OIL-RICH NATIONS COME WITH BIG BUCKS
Byline: Karyn Monget
NEW YORK — What do oil and lingerie have in common?
A lot, according to innerwear manufacturers, who noted that buyers’ lingerie budgets from oil-rich nations such as Saudi Arabia, Kuwait and the United Arab Emirates were significantly bigger at last week’s market — at a time when the price of gas is skyrocketing.
Several executives at a number of midsized companies and smaller, entrepreneurial innerwear firms said they were pleasantly surprised by a record turnout of retailers from the Persian Gulf states. A number of makers said several new retail accounts were added to established client lists, and they generally cited bookings had increased from 10 to 20 percent.
Lingerie — including sleepwear and at-homewear — has always been a popular apparel category in Arab countries, especially where women typically spend a good deal of time lounging around at home. But vendors said a main reason for the upswing in lingerie orders from Arab merchants was a robust economic turnaround in the region compared to a year ago, when the price of oil was considerably lower and budgets were at an all-time low.
The increase of Arab visitors was also evident at the Salon International de la Lingerie in Paris last January, where attendance by Saudi Arabian visitors was 48 this year, compared to 12 in 1998, and visitors from the United Arab Emirates moved up to 28 from 20 last year, said show officials. Attendance of Syrian visitors shot up to 51 against 15 in 1998.
Now, the appetite for anything that “reeks of luxury and has a big price tag is what is turning on Arab buyers,” said Sheila Solomon, national sales manager of Priamo Designs, an upscale maker of designer sleepwear.
“Last year, I only had one Saudi account,” Solomon said. “I opened four new accounts from Saudi Arabia last week with people I’ve never seen before at the market. They were looking for lots of luxury items and price was no object. They all bought Priamo’s new silk line big-time, and it was always as sets — from 12 coordinating robes and gowns to as many as 20.”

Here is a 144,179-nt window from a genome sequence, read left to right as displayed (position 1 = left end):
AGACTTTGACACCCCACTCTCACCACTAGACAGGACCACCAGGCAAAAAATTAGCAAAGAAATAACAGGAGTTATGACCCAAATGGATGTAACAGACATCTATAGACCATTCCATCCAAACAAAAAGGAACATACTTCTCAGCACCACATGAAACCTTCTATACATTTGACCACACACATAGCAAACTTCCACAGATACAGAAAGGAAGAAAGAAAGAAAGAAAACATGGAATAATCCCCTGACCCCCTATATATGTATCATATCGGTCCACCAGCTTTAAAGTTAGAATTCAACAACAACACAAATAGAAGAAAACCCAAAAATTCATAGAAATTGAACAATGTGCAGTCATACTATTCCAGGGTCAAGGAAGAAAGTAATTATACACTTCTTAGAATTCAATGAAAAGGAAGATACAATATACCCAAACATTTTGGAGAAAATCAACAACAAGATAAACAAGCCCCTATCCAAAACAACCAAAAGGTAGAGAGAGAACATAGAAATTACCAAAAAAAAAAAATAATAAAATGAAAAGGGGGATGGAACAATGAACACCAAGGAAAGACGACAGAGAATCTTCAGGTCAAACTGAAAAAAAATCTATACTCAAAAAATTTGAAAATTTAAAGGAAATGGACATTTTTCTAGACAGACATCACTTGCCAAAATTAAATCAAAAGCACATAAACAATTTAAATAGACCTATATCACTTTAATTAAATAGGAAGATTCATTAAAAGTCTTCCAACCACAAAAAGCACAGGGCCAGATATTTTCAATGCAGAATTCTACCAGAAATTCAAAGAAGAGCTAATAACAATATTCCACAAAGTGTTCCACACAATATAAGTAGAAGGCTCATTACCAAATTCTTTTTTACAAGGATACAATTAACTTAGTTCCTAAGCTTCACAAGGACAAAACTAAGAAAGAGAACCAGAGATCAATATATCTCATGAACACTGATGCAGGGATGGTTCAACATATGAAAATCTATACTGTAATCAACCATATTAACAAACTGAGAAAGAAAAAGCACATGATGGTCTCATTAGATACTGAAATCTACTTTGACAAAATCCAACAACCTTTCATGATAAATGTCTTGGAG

Wholesale prices for Priamo’s silk collection are $115 to $185 for robes and $95 to $125 for sleepgowns.
Kathy Weir, president of the licensed Oscar de la Renta sleepwear collection at Carole Hochman Designs Inc., said, “When times get tough for the Arabs, business tapers off. But it obviously has become a lot healthier based on their orders right and left last week.”
Weir further noted, “They definitely came in for luxury product and they bought a lot of Oscar sleepwear, as well as zip-front robes and caftans. They just love designer labels. Designer names are very meaningful to them. We opened three new accounts and they typically ordered between 12 to 60 pieces of one style in different colors and lengths.”
Suggested retail for the signature Oscar line starts at $150 and goes to $600.
Jeanette Cantone, senior vice president of merchandising and design at Natori & Co., said, “Business has always been good with Arab accounts. Last week, though, it definitely increased over the same market last year. I don’t have the final figures yet, but I would be comfortable saying it’s between 10 and 15 percent to date.”